School Leaders in a Time of Accountability and Data Use: Preparing Our Future School Leaders in Leadership Preparation Programs

School Leaders in a Time of Accountability and Data Use: Preparing Our Future School Leaders in Leadership Preparation Programs

Evan G. Mense (Southeastern Louisiana University, USA), Dana M. Griggs (Southeastern Louisiana University, USA) and Julius N. Shanks (University of Montevallo, USA)
Copyright: © 2018 |Pages: 25
DOI: 10.4018/978-1-5225-3188-3.ch012
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Abstract

School leaders are challenged with the task of high stakes testing and student achievement. In the data-driven K-12 setting, it is necessary to have quality school leaders in place. Universities are charged with preparing these quality school leaders. Educational leadership programs need to contain quality structure and key components. These key components required of leadership preparation programs consist of data, leadership style/theories, data culture/climate school leader organizational and management, school community relations, professional development, school/teacher improvement, school improvement plan (SIP), implementation of SIP goals, and field experience. These key components need to encompass the national educational leadership preparation (NELP) standards and the professional standards for educational leaders (PSEL) standards to maintain a successful educational leadership program.
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Educational Leadership Standards

In today’s education arena with high stakes testing and student achievement quality, school leaders are essential. Educational leaders need to understand their key role to create an environment to sustain constant improvement (Muijs, & Harris, 2003). With sustained constant improvement comes data-driven decision-making (DDDM). In order to have essential school leaders, universities are charged with preparing these educational leaders. Educational leadership programs need to contain quality outcomes in order to prepare leaders to be effective instructional leaders (Barnett, Basom, Yerkes, & Norris, 2000). The key to having a successful Educational Leadership Program is meeting the expectations of the National Educational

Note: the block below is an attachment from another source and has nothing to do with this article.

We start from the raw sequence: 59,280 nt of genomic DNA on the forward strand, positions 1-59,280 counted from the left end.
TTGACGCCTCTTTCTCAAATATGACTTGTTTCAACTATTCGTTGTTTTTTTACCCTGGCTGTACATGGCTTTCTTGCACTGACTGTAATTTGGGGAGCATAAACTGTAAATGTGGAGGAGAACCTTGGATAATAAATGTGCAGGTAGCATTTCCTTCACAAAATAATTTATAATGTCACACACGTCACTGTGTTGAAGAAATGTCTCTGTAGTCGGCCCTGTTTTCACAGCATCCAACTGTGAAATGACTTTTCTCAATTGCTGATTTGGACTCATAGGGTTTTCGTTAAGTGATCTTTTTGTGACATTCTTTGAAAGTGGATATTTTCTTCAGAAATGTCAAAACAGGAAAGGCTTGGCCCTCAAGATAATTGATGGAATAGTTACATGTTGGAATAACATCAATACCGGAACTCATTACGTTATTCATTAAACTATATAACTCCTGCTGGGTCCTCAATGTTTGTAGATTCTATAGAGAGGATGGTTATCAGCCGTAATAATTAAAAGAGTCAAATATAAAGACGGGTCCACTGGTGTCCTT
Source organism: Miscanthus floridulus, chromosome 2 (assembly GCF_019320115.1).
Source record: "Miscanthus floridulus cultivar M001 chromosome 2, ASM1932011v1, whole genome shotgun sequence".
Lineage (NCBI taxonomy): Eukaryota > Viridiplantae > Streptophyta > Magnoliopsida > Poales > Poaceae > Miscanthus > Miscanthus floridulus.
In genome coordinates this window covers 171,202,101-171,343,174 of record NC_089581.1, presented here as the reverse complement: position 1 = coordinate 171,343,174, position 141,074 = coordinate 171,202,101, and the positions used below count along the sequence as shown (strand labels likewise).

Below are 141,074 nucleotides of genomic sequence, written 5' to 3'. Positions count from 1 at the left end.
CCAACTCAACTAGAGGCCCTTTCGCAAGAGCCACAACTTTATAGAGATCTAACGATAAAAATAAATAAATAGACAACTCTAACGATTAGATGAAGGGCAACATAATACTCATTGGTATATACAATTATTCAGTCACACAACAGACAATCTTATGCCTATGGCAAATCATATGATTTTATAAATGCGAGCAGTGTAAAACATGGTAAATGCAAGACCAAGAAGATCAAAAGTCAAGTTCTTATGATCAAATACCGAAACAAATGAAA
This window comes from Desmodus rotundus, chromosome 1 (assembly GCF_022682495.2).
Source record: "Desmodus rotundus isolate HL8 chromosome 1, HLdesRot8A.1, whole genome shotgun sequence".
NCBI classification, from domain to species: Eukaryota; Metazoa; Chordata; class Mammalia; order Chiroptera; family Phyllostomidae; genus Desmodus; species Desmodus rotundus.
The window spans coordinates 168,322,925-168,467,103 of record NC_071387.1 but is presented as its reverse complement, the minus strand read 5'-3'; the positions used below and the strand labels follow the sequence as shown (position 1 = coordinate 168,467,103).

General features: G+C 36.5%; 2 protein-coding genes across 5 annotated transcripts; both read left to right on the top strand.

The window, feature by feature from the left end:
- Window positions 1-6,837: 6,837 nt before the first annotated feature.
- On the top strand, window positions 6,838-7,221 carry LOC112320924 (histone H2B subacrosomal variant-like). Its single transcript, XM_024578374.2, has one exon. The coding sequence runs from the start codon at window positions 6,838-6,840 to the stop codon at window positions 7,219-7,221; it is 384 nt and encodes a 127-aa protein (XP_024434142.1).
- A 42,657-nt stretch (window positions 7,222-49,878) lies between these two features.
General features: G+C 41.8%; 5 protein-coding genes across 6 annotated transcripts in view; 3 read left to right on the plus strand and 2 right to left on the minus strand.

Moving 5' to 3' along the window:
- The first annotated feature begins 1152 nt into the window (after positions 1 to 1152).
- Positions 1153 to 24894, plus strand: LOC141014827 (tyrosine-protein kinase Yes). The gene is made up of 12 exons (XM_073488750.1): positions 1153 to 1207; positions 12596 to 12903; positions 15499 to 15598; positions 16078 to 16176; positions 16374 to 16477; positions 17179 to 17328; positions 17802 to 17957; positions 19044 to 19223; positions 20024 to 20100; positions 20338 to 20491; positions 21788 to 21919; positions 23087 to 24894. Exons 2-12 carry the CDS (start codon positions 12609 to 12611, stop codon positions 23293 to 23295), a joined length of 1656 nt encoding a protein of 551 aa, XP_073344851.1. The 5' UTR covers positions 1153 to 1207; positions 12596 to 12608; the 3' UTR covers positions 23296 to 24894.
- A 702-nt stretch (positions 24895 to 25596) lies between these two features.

Leadership Preparation (NELP) Standards and the Professional Standards for Educational Leaders (PSEL) Standards. National standards are needed due to changes in school conditions and school populations, higher expectations for teaching and learning, and increased knowledge regarding effective leadership. Clear and consistent standards allow all stakeholders to understand and communicate expectations regarding ways to meet these challenges (National Policy Board for Educational Administration, 2015).

In 1987 The National Commission on Excellence in Educational Administration (NCEEA), sponsored by the University Council of Educational Administration (UCEA), reported concerns and needs of educational leadership preparation programs. The NCEEA criticized the educational leadership preparation programs for a number of deficiencies:

  • A lack of a definition of good educational leadership;

  • A lack of leader recruitment programs in the schools;

  • A lack of collaboration between school districts and universities;

  • A lack of minorities and women in the field;

  • A lack of systematic professional development for school administrators;

  • A lack of quality candidates for preparation programs;

  • A lack of preparation programs relevant to the job demands of school administrators;

  • A lack of sequence, modern content, and clinical experience in preparation

  • Programs;

  • A lack of licensure systems to promote excellence; and

  • A lack of a national sense of cooperation in preparing school leaders (Griffiths, 1988).

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